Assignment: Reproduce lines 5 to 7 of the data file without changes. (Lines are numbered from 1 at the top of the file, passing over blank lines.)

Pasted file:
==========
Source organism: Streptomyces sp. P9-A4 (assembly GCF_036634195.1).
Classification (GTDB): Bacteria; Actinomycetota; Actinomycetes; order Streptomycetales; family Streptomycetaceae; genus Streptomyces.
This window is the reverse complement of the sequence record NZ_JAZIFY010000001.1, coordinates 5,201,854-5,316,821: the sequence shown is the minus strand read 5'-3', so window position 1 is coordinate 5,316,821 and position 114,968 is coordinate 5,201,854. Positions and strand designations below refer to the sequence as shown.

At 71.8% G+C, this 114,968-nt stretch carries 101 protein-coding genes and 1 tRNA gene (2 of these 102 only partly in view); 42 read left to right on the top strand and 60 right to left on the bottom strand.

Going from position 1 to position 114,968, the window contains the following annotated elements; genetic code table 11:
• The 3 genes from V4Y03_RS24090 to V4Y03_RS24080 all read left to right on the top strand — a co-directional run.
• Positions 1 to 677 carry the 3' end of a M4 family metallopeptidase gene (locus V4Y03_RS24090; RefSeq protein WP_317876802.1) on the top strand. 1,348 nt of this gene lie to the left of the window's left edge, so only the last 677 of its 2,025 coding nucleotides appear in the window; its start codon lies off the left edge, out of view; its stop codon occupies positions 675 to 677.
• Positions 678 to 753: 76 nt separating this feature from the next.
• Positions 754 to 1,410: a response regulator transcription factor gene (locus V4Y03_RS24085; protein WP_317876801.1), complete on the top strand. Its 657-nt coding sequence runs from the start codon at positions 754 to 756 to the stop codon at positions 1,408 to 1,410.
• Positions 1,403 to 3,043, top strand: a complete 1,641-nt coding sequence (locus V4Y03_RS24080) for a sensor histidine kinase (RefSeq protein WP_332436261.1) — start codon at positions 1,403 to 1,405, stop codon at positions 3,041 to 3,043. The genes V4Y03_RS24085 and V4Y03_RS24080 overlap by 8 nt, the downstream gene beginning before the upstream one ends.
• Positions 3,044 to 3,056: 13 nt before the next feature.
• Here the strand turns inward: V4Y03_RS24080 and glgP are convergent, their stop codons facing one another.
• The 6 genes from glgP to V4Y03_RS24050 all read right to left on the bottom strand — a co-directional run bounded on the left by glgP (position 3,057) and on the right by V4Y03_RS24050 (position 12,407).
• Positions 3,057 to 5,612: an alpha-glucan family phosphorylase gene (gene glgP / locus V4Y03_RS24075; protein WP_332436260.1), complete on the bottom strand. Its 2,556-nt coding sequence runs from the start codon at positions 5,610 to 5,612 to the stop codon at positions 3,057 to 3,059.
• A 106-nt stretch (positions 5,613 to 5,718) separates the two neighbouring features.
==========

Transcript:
Going from position 1 to position 114,968, the window contains the following annotated elements; genetic code table 11:
• The 3 genes from V4Y03_RS24090 to V4Y03_RS24080 all read left to right on the top strand — a co-directional run.
• Positions 1 to 677 carry the 3' end of a M4 family metallopeptidase gene (locus V4Y03_RS24090; RefSeq protein WP_317876802.1) on the top strand. 1,348 nt of this gene lie to the left of the window's left edge, so only the last 677 of its 2,025 coding nucleotides appear in the window; its start codon lies off the left edge, out of view; its stop codon occupies positions 675 to 677.